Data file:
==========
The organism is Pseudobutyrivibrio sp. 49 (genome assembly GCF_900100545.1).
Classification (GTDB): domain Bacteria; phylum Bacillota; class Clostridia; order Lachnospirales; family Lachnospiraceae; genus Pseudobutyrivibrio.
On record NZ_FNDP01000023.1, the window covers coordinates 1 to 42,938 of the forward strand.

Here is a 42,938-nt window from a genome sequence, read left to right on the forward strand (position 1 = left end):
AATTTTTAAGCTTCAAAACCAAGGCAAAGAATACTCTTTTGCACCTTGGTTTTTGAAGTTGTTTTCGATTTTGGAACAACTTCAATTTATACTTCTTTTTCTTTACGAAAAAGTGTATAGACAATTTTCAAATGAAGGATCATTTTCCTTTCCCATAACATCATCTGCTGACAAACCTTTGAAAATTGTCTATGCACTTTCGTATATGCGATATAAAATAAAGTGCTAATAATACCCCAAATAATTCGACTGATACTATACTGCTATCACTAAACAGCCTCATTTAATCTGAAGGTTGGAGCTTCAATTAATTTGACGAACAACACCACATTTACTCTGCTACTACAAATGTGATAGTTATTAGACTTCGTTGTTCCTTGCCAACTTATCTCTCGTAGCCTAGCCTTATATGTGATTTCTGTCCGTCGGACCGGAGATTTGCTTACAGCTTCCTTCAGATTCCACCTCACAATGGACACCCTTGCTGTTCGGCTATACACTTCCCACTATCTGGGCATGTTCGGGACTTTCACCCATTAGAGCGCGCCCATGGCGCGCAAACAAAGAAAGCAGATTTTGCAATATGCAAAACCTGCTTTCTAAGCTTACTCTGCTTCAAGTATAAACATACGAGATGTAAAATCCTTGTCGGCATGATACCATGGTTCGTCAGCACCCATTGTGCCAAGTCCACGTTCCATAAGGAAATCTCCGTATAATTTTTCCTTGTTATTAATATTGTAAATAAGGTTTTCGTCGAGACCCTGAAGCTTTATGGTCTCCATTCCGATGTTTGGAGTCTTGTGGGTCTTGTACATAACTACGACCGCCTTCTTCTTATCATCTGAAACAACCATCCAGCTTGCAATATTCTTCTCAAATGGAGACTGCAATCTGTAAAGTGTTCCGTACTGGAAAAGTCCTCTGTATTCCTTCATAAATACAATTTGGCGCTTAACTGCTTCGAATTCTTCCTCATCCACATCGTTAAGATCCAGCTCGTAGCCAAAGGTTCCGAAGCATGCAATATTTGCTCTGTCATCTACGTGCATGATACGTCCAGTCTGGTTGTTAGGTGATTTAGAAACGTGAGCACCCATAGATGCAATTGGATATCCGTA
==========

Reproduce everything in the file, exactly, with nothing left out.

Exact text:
The organism is Pseudobutyrivibrio sp. 49 (genome assembly GCF_900100545.1).
Classification (GTDB): domain Bacteria; phylum Bacillota; class Clostridia; order Lachnospirales; family Lachnospiraceae; genus Pseudobutyrivibrio.
On record NZ_FNDP01000023.1, the window covers coordinates 1 to 42,938 of the forward strand.

Here is a 42,938-nt window from a genome sequence, read left to right on the forward strand (position 1 = left end):
AATTTTTAAGCTTCAAAACCAAGGCAAAGAATACTCTTTTGCACCTTGGTTTTTGAAGTTGTTTTCGATTTTGGAACAACTTCAATTTATACTTCTTTTTCTTTACGAAAAAGTGTATAGACAATTTTCAAATGAAGGATCATTTTCCTTTCCCATAACATCATCTGCTGACAAACCTTTGAAAATTGTCTATGCACTTTCGTATATGCGATATAAAATAAAGTGCTAATAATACCCCAAATAATTCGACTGATACTATACTGCTATCACTAAACAGCCTCATTTAATCTGAAGGTTGGAGCTTCAATTAATTTGACGAACAACACCACATTTACTCTGCTACTACAAATGTGATAGTTATTAGACTTCGTTGTTCCTTGCCAACTTATCTCTCGTAGCCTAGCCTTATATGTGATTTCTGTCCGTCGGACCGGAGATTTGCTTACAGCTTCCTTCAGATTCCACCTCACAATGGACACCCTTGCTGTTCGGCTATACACTTCCCACTATCTGGGCATGTTCGGGACTTTCACCCATTAGAGCGCGCCCATGGCGCGCAAACAAAGAAAGCAGATTTTGCAATATGCAAAACCTGCTTTCTAAGCTTACTCTGCTTCAAGTATAAACATACGAGATGTAAAATCCTTGTCGGCATGATACCATGGTTCGTCAGCACCCATTGTGCCAAGTCCACGTTCCATAAGGAAATCTCCGTATAATTTTTCCTTGTTATTAATATTGTAAATAAGGTTTTCGTCGAGACCCTGAAGCTTTATGGTCTCCATTCCGATGTTTGGAGTCTTGTGGGTCTTGTACATAACTACGACCGCCTTCTTCTTATCATCTGAAACAACCATCCAGCTTGCAATATTCTTCTCAAATGGAGACTGCAATCTGTAAAGTGTTCCGTACTGGAAAAGTCCTCTGTATTCCTTCATAAATACAATTTGGCGCTTAACTGCTTCGAATTCTTCCTCATCCACATCGTTAAGATCCAGCTCGTAGCCAAAGGTTCCGAAGCATGCAATATTTGCTCTGTCATCTACGTGCATGATACGTCCAGTCTGGTTGTTAGGTGATTTAGAAACGTGAGCACCCATAGATGCAATTGGATATCCGTA